Partem totius naturae esse: Spinoza's alternative to the mutual incomprehension of physicalism and mentalism in psychology

Spinoza’s account of human agency is presented as a solution to the fundamental dichotomy between physicalism and mentalism in psychology. It is argued that this dichotomy originates in the 17th century with the Cartesian and Hobbesian responses to the collapse of the Scholastic synthesis. Spinoza’s view of nature as equally Mind and Body, and his understanding of efficient causality as grounded in a self-caused natural totality are described. Spinozism’s relative lack of influence on contemporary scientific culture is attributed to his work having been marginalized during the 1st century after his death by political and religious authorities. Contemporary responses to the mentalist/physicalist dichotomy are discussed, as are trends in contemporary psychology that were foreshadowed by Spinoza’s observations. 2012 APA, all rights reserved)
Keywords Spinoza   agency   naturalism   mentalism   physicalism   dichotomy   mind & body   contemporary psychology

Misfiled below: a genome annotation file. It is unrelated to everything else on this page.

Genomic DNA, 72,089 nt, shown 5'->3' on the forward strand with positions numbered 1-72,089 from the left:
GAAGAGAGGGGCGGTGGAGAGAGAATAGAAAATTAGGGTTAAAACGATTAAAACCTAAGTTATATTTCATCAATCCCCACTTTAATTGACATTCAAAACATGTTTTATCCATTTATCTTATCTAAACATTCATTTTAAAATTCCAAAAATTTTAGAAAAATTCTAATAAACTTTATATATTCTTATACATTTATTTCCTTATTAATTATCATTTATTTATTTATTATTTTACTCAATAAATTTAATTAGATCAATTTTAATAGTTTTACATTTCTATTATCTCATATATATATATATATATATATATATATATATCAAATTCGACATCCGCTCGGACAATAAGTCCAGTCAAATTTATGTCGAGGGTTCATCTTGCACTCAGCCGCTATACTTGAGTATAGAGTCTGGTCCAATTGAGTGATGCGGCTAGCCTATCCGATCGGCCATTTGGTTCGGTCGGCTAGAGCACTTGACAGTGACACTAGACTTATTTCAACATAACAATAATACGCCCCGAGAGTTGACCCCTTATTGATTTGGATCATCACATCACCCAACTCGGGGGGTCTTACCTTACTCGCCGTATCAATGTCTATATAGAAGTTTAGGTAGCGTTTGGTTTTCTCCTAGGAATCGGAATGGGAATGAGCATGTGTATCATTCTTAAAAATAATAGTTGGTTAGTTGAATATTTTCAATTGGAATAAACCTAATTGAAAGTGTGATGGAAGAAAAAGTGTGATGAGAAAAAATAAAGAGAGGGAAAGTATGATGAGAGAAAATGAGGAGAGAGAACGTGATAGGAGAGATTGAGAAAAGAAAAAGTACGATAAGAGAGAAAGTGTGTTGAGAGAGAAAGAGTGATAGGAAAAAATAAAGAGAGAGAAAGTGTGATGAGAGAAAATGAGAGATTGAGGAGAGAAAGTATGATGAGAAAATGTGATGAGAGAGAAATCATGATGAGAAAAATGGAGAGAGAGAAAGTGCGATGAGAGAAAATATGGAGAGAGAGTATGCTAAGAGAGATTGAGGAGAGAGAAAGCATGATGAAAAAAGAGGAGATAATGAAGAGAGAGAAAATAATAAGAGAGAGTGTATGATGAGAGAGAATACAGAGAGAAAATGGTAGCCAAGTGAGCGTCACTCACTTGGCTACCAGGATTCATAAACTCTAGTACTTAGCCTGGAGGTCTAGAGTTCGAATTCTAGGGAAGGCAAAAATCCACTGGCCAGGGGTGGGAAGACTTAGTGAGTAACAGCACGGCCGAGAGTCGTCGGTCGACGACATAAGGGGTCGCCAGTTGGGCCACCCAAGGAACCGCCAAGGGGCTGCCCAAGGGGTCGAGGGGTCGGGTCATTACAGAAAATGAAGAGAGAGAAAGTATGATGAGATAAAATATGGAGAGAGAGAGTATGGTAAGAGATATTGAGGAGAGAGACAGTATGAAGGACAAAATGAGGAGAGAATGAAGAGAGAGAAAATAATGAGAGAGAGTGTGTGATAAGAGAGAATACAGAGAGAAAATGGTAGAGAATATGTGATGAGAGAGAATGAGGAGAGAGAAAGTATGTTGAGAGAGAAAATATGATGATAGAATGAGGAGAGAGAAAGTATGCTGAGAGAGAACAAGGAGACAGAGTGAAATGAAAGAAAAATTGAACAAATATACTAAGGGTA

Categories (categorize this paper)
DOI 10.1037/a0015865
 Save to my reading list
Follow the author(s)
My bibliography
Export citation
Find it on Scholar
Edit this record
Mark as duplicate
Revision history Request removal from index
Download options
PhilPapers Archive

Upload a copy of this paper     Check publisher's policy on self-archival     Papers currently archived: 23,209
External links
Setup an account with your affiliations in order to access resources via your University's proxy server
Configure custom proxy (use this if your affiliation does not provide a proxy)
Through your library
References found in this work BETA

No references found.

Add more references

Citations of this work BETA

No citations found.

Add more citations

Similar books and articles
Juan Comesaña (2005). We Are (Almost) All Externalists Now. Philosophical Perspectives 19 (1):59–76.
Colin R. Marshall (2009). The Mind and the Body as 'One and the Same Thing' in Spinoza. British Journal for the History of Philosophy 17 (5):897-919.
A. D. Smith (1993). Non-Reductive Physicalism? In Howard M. Robinson (ed.), Objections to Physicalism. Oxford University Press
Vasudevi Reddy (2005). Before the `Third Element': Understanding Attention to Self. In Naomi Eilan, Christoph Hoerl, Teresa McCormack & Johannes Roessler (eds.), Joint Attention: Communication and Other Minds. Issues in Philosophy and Psychology. Oxford University Press 85--109.
Gideon Segal (2000). Beyond Subjectivity: Spinoza's Cognitivism of the Emotions. British Journal for the History of Philosophy 8 (1):1 – 19.

Monthly downloads

Added to index


Total downloads

5 ( #583,694 of 1,940,985 )

Recent downloads (6 months)

2 ( #333,940 of 1,940,985 )

How can I increase my downloads?

My notes
Sign in to use this feature

Start a new thread
There  are no threads in this forum
Nothing in this forum yet.